The men talked about women possessively. “Have you ever seen the pictures,” one member asked another, “of the American troops in Iraq doing things to our women and stuff?” They seemed to regard women as either saints or whores: dutiful aids or wicked temptresses. But as bumbling and ignorant as most of these men were, malice does not need sophistication to terrorise. In March this year, one man associated with the Melbourne cell – who cannot be named for legal reasons – faced a committal hearing on allegations he had stabbed and mutilated his wife in front of his young children, before dumping her body in nearby parkland. The prosecution alleged that for many months his family had lived in terror; the children were bashed and his wife kept prisoner. Police believe that the final, grotesque confrontation – the alleged details of the crime are too ghastly to report – occurred after the victim’s objection to her husband joining Daesh in Syria.
Increasingly, it seems, attention is being drawn to the domestically abusive pasts of terrorists and apolitical mass killers. We now have a long list. Man Haron Monis had been charged with being an accessory to the brutal murder of his former wife. James Hodgkinson, the man who recently used an assault rifle to shoot at Republican congressmen playing baseball, gravely wounding one, had a long history of domestic violence. So did Mohamed Lahouaiej Bouhlel, the man who drove his truck through crowds of people celebrating Bastille Day in Nice last year. The former wife of Omar Mateen, the gunman who a year ago killed 49 in an Orlando nightclub, told The Washington Post of being beaten by him and effectively enslaved when Mateen forced her to relinquish her salary and cut ties with her parents.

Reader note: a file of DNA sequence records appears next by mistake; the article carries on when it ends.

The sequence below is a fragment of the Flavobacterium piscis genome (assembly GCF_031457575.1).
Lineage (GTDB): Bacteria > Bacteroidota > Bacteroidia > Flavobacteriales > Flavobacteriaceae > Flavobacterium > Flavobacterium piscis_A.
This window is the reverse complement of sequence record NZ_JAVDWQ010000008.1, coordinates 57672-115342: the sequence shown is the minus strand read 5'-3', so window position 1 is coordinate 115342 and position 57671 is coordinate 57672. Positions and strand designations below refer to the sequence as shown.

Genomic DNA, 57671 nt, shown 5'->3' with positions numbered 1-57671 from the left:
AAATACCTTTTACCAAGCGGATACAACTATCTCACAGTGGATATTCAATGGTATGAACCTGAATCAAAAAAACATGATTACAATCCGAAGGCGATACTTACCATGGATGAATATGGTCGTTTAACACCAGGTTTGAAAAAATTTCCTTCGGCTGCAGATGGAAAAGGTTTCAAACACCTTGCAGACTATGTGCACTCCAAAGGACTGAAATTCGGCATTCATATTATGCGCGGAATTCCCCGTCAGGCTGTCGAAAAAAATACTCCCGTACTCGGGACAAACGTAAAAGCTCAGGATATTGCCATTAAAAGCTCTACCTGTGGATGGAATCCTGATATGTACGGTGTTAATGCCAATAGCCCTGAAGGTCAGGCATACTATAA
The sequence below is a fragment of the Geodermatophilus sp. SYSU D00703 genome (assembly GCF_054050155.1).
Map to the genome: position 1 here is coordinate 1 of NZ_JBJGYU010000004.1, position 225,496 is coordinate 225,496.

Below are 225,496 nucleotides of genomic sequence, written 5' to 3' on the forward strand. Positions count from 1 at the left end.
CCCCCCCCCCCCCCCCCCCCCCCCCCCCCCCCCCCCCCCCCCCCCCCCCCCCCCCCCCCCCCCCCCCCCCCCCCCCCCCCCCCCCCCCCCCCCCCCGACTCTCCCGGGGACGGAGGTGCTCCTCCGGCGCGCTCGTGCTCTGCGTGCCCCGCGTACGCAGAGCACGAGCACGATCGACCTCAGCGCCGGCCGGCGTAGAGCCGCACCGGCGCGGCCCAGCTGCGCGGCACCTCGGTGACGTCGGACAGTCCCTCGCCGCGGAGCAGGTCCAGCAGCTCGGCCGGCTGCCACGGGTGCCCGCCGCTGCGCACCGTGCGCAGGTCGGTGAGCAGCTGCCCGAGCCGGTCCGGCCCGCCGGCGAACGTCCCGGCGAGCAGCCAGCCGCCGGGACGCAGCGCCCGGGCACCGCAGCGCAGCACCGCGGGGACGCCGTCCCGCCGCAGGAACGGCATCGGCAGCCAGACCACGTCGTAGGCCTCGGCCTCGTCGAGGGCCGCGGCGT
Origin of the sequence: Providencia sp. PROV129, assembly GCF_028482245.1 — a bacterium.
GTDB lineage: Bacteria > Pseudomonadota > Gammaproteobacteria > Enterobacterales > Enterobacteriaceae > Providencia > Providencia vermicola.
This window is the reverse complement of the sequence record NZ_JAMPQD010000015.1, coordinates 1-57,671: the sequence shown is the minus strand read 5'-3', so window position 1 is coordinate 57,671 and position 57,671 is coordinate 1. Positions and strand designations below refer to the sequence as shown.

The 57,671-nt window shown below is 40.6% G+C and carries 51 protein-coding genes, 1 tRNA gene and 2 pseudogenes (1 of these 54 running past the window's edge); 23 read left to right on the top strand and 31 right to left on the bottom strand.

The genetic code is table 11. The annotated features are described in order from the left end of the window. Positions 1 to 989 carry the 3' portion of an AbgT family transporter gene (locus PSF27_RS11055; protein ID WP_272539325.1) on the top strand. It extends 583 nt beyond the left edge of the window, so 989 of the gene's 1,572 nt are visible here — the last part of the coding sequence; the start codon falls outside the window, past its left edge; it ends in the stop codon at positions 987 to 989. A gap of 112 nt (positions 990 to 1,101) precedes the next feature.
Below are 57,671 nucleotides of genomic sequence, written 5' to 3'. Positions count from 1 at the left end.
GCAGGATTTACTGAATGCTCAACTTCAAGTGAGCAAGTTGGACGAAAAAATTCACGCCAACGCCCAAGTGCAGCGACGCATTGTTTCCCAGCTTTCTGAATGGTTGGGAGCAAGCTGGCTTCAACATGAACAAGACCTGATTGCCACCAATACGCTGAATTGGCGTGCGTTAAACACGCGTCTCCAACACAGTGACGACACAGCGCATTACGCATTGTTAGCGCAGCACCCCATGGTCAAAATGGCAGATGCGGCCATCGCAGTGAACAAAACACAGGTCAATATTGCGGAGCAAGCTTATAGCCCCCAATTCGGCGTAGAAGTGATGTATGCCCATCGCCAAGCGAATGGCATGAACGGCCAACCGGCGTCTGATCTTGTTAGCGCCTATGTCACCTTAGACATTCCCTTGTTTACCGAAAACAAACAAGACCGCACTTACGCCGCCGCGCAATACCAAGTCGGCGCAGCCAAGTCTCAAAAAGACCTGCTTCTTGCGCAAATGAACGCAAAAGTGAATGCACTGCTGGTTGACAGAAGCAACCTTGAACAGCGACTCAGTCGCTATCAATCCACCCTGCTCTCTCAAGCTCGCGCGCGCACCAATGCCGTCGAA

In a much-cited report, the United States gun control group, Everytown for Gun Safety, analysed FBI data and reported that in mass shootings between 2009 and 2015, 57 per cent of victims included either a partner, former partner or family member of the perpetrator, and that 16 per cent of mass shooters had previously been charged with domestic violence.